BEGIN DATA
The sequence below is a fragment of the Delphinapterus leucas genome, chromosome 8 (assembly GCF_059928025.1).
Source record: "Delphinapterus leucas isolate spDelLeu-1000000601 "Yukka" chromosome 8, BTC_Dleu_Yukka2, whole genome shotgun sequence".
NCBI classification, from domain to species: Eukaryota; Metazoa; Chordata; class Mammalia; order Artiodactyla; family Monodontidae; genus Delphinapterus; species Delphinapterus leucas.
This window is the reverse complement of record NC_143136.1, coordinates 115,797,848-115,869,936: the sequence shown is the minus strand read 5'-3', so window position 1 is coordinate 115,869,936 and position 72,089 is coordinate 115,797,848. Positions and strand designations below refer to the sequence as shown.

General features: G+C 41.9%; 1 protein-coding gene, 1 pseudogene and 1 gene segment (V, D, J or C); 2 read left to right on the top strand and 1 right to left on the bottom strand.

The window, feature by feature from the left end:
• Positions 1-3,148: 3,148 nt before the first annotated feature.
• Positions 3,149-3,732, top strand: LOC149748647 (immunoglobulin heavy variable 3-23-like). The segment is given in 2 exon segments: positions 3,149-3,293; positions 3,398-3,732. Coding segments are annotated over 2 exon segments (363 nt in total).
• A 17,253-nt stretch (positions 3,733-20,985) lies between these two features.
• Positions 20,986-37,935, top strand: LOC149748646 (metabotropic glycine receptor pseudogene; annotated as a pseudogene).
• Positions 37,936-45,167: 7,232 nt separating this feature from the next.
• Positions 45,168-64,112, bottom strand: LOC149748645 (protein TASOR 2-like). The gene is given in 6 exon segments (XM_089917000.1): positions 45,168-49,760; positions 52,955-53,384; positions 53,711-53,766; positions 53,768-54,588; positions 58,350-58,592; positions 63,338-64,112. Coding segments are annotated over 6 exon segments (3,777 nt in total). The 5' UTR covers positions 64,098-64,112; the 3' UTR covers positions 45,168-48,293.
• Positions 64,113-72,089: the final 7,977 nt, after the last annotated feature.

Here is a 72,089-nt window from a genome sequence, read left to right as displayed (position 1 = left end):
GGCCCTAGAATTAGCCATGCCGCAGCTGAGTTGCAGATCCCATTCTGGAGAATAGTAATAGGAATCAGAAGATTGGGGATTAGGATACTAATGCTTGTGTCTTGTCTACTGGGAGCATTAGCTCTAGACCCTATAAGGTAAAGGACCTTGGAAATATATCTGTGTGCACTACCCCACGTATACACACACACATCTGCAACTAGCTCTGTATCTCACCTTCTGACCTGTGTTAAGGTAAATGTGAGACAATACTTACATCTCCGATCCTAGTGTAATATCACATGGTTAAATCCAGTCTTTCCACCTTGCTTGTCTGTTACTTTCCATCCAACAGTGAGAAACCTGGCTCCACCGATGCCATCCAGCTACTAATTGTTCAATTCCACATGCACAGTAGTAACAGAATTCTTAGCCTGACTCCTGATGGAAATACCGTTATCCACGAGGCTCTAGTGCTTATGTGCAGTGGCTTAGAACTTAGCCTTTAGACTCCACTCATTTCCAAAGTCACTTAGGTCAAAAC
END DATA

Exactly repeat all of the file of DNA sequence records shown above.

The sequence below is a fragment of the Delphinapterus leucas genome, chromosome 8 (assembly GCF_059928025.1).
Source record: "Delphinapterus leucas isolate spDelLeu-1000000601 "Yukka" chromosome 8, BTC_Dleu_Yukka2, whole genome shotgun sequence".
NCBI classification, from domain to species: Eukaryota; Metazoa; Chordata; class Mammalia; order Artiodactyla; family Monodontidae; genus Delphinapterus; species Delphinapterus leucas.
This window is the reverse complement of record NC_143136.1, coordinates 115,797,848-115,869,936: the sequence shown is the minus strand read 5'-3', so window position 1 is coordinate 115,869,936 and position 72,089 is coordinate 115,797,848. Positions and strand designations below refer to the sequence as shown.

General features: G+C 41.9%; 1 protein-coding gene, 1 pseudogene and 1 gene segment (V, D, J or C); 2 read left to right on the top strand and 1 right to left on the bottom strand.

The window, feature by feature from the left end:
• Positions 1-3,148: 3,148 nt before the first annotated feature.
• Positions 3,149-3,732, top strand: LOC149748647 (immunoglobulin heavy variable 3-23-like). The segment is given in 2 exon segments: positions 3,149-3,293; positions 3,398-3,732. Coding segments are annotated over 2 exon segments (363 nt in total).
• A 17,253-nt stretch (positions 3,733-20,985) lies between these two features.
• Positions 20,986-37,935, top strand: LOC149748646 (metabotropic glycine receptor pseudogene; annotated as a pseudogene).
• Positions 37,936-45,167: 7,232 nt separating this feature from the next.
• Positions 45,168-64,112, bottom strand: LOC149748645 (protein TASOR 2-like). The gene is given in 6 exon segments (XM_089917000.1): positions 45,168-49,760; positions 52,955-53,384; positions 53,711-53,766; positions 53,768-54,588; positions 58,350-58,592; positions 63,338-64,112. Coding segments are annotated over 6 exon segments (3,777 nt in total). The 5' UTR covers positions 64,098-64,112; the 3' UTR covers positions 45,168-48,293.
• Positions 64,113-72,089: the final 7,977 nt, after the last annotated feature.

Here is a 72,089-nt window from a genome sequence, read left to right as displayed (position 1 = left end):
GGCCCTAGAATTAGCCATGCCGCAGCTGAGTTGCAGATCCCATTCTGGAGAATAGTAATAGGAATCAGAAGATTGGGGATTAGGATACTAATGCTTGTGTCTTGTCTACTGGGAGCATTAGCTCTAGACCCTATAAGGTAAAGGACCTTGGAAATATATCTGTGTGCACTACCCCACGTATACACACACACATCTGCAACTAGCTCTGTATCTCACCTTCTGACCTGTGTTAAGGTAAATGTGAGACAATACTTACATCTCCGATCCTAGTGTAATATCACATGGTTAAATCCAGTCTTTCCACCTTGCTTGTCTGTTACTTTCCATCCAACAGTGAGAAACCTGGCTCCACCGATGCCATCCAGCTACTAATTGTTCAATTCCACATGCACAGTAGTAACAGAATTCTTAGCCTGACTCCTGATGGAAATACCGTTATCCACGAGGCTCTAGTGCTTATGTGCAGTGGCTTAGAACTTAGCCTTTAGACTCCACTCATTTCCAAAGTCACTTAGGTCAAAAC